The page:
The Court must decide one final issue. Unsatisfied with a mere denial of this motion, EFD brings charges of its own. EFD accuses Band Pro Defendants of tampering with a witness to procure a false declaration. EFD points to an email between Band Pro Defendants’ counsel and Rodriguez in which counsel asks Rodriguez “to get a declaration from [his] ex-wife about Georgina Teran trying to pay her to file battery/assault charges against [him.] We want to use this for a motion to the court that Georgina is tampering with witnesses.” (Shrader-Frechette Decl. Ex. 1.) In a subsequent email, counsel delineates to Rodriguez what types of information (e.g., date of call and words used) should be included in the declaration. (Ibid.) However, this email without any context is insufficient to substantiate this charge. Band Pro Defendants’ counsel reasonably explains in reply that this email followed a conversation with Rodriguez and Maya wherein she learned about this alleged offer. (Gill Supp. Decl. ¶¶ 2-3.) As the email suggests, counsel was asking Rodriguez to obtain a declaration memorializing the allegations. Further, counsel’s subsequent exuberance about the information — “thank you for sharing this with us!!! Very helpful!!” (Shrader-Frechette Decl. Ex. 1) — is reasonably consistent with the reaction of any lawyer who believes that damning evidence about his or her opponent has been obtained.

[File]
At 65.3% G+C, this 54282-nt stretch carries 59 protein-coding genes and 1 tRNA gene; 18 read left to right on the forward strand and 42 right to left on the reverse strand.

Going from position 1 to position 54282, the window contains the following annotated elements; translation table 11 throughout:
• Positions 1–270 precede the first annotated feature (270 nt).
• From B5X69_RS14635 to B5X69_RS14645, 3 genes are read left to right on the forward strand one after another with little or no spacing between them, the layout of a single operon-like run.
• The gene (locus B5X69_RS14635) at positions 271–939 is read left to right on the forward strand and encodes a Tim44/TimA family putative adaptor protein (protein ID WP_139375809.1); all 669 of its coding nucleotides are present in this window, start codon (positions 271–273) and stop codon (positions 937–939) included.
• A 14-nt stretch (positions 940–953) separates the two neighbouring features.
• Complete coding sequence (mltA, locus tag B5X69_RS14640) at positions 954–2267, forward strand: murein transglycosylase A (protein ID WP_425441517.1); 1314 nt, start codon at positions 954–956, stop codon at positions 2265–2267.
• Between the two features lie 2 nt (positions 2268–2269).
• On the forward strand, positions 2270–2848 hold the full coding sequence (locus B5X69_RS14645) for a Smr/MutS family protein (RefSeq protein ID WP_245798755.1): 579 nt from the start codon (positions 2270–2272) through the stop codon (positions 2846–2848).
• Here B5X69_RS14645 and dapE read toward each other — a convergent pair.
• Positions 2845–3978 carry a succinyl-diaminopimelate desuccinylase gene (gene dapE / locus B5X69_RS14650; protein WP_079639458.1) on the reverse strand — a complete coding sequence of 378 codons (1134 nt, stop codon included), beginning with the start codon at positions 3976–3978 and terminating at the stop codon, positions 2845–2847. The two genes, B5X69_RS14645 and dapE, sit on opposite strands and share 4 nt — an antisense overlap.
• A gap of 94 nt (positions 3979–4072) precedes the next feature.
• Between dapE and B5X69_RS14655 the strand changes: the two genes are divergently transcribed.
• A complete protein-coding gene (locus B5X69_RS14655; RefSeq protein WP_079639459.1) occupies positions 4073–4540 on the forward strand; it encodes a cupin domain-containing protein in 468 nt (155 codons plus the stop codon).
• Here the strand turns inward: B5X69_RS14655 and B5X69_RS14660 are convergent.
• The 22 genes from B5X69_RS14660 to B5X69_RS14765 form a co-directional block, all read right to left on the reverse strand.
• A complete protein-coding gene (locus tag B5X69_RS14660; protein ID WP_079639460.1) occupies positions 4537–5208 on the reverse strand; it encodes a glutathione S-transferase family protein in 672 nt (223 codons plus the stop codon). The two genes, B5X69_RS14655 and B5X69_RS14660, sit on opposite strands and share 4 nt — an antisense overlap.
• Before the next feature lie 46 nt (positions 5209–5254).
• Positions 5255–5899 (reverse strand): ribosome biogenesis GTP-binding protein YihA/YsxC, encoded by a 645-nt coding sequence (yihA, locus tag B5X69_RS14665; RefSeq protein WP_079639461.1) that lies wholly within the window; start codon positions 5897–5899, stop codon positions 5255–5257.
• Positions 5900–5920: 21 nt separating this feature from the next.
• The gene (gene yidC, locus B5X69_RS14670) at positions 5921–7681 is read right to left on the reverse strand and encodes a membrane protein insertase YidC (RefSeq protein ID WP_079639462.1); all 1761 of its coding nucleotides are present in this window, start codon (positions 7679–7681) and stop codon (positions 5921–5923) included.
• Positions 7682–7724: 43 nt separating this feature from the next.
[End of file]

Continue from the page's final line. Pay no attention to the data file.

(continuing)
EFD’s more tempered argument is that Band Pro Defendants filed this motion and submitted the Maya Declaration without a reasonable evidentiary basis. EFD states: “Despite the considerable time spent working on the declaration, the Band Defendants never wrote to Ms. Maya, never collected any supporting documents such as telephone records, and never even bothered to ask EFD or its counsel about the call — any [] one of which could have shown that the declaration was false. [Citation.] The Band Defendants pressed forward despite significant red flags.” (Opp. at 9.) The Court agrees with EFD that Band Pro Defendants did not handle this situation properly. Band Pro Defendants should have obtained Maya’s telephone records and corresponded with EFD about these charges prior to bringing this motion. Even so, Band Pro Defendants’ counsel, at least, spoke with Rodriguez and Maya about the allegations and required Maya to sign the declaration under penalty of perjury prior to bringing this motion. (Gill Supp. Decl. ¶¶ 2-7.) This due diligence is sufficient to dissuade a finding that Band Pro Defendants acted without reasonable justification.

CONCLUSION